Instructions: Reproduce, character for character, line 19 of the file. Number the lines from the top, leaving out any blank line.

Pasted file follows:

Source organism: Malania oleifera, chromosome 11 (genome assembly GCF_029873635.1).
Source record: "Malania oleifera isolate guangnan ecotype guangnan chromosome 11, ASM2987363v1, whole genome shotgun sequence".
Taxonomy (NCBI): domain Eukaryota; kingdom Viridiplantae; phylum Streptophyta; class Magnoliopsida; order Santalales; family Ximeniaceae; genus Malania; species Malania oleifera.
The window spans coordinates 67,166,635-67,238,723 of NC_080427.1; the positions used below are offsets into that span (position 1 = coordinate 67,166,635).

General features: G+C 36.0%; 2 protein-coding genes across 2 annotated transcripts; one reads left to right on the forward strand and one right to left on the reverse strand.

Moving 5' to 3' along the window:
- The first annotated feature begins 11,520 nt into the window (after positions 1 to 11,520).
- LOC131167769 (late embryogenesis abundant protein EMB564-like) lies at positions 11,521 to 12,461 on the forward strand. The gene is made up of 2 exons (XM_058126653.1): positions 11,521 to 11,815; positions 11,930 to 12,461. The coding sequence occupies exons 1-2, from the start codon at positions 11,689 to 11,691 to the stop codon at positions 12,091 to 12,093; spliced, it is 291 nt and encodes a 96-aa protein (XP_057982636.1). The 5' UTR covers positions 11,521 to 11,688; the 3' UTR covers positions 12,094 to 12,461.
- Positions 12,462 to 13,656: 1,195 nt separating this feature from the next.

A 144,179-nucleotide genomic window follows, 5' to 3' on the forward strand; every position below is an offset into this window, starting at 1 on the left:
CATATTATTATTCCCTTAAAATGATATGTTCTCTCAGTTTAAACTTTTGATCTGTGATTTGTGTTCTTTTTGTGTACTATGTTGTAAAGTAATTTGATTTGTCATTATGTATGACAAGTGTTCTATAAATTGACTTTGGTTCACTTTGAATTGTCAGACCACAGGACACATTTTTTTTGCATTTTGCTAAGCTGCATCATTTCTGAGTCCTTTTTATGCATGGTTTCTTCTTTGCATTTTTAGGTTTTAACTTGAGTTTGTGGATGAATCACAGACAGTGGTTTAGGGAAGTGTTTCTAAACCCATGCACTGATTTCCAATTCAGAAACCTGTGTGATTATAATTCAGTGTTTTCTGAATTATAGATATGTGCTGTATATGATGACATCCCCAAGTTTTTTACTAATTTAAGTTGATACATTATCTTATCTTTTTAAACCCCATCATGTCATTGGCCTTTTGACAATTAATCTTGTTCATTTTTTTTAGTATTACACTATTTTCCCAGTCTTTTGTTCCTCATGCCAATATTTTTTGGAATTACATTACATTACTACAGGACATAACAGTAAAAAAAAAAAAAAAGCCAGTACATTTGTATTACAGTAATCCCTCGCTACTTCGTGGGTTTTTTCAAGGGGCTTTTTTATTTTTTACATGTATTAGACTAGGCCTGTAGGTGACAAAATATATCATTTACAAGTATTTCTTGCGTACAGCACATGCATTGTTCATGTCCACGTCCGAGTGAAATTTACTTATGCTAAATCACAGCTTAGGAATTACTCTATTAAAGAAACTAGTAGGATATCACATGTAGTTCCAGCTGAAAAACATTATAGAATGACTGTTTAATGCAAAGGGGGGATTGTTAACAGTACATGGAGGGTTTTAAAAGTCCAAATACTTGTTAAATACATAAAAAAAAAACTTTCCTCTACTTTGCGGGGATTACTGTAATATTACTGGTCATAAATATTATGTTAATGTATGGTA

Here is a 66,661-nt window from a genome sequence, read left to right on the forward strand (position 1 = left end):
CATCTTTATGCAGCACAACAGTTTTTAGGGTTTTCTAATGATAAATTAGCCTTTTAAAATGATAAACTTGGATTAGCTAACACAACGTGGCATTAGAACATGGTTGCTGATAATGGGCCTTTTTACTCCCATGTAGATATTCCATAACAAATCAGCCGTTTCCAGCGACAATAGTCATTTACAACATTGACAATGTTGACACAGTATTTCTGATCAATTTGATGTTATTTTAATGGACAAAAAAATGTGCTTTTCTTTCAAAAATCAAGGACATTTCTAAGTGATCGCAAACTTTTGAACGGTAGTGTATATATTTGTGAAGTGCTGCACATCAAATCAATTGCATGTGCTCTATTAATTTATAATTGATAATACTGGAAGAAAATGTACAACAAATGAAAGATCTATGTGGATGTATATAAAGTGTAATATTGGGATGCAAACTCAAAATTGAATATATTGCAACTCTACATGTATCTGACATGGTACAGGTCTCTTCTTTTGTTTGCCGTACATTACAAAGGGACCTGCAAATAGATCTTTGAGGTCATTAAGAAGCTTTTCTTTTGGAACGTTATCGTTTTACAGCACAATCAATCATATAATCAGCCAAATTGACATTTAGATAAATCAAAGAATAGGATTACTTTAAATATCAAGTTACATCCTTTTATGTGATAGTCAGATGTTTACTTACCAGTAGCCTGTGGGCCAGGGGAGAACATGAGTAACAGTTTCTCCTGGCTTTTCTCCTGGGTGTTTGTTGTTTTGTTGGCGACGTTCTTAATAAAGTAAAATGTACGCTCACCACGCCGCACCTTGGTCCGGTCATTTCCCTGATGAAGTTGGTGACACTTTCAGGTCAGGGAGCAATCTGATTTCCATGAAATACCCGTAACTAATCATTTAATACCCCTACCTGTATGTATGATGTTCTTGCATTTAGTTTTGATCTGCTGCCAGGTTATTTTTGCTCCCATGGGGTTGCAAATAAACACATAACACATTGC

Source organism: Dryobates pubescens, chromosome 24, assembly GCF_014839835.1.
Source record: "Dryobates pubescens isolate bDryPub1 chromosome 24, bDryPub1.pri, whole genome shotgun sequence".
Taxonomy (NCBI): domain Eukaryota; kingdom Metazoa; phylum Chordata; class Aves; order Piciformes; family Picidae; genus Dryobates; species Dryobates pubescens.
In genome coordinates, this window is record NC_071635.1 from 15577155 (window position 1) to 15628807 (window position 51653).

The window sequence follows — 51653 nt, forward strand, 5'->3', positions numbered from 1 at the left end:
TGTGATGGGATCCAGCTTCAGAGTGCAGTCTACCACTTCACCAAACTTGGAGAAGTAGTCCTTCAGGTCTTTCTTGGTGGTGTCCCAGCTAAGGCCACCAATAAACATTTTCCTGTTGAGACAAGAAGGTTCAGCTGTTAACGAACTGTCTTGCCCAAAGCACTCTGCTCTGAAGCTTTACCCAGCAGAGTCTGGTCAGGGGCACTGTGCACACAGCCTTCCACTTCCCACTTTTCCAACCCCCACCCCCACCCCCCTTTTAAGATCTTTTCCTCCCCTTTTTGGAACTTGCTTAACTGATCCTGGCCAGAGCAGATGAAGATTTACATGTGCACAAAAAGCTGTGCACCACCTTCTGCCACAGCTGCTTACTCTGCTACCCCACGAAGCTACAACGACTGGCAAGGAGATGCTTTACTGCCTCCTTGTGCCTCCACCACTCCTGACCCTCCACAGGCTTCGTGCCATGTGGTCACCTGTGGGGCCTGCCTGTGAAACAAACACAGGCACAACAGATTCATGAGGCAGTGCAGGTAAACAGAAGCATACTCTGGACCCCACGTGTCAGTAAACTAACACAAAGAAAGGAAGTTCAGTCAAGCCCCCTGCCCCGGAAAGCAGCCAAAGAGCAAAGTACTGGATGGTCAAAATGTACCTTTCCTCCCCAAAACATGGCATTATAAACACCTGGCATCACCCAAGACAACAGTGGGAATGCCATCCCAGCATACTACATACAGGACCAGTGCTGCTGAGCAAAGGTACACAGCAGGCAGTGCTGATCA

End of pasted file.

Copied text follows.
TGTGATGGGATCCAGCTTCAGAGTGCAGTCTACCACTTCACCAAACTTGGAGAAGTAGTCCTTCAGGTCTTTCTTGGTGGTGTCCCAGCTAAGGCCACCAATAAACATTTTCCTGTTGAGACAAGAAGGTTCAGCTGTTAACGAACTGTCTTGCCCAAAGCACTCTGCTCTGAAGCTTTACCCAGCAGAGTCTGGTCAGGGGCACTGTGCACACAGCCTTCCACTTCCCACTTTTCCAACCCCCACCCCCACCCCCCTTTTAAGATCTTTTCCTCCCCTTTTTGGAACTTGCTTAACTGATCCTGGCCAGAGCAGATGAAGATTTACATGTGCACAAAAAGCTGTGCACCACCTTCTGCCACAGCTGCTTACTCTGCTACCCCACGAAGCTACAACGACTGGCAAGGAGATGCTTTACTGCCTCCTTGTGCCTCCACCACTCCTGACCCTCCACAGGCTTCGTGCCATGTGGTCACCTGTGGGGCCTGCCTGTGAAACAAACACAGGCACAACAGATTCATGAGGCAGTGCAGGTAAACAGAAGCATACTCTGGACCCCACGTGTCAGTAAACTAACACAAAGAAAGGAAGTTCAGTCAAGCCCCCTGCCCCGGAAAGCAGCCAAAGAGCAAAGTACTGGATGGTCAAAATGTACCTTTCCTCCCCAAAACATGGCATTATAAACACCTGGCATCACCCAAGACAACAGTGGGAATGCCATCCCAGCATACTACATACAGGACCAGTGCTGCTGAGCAAAGGTACACAGCAGGCAGTGCTGATCA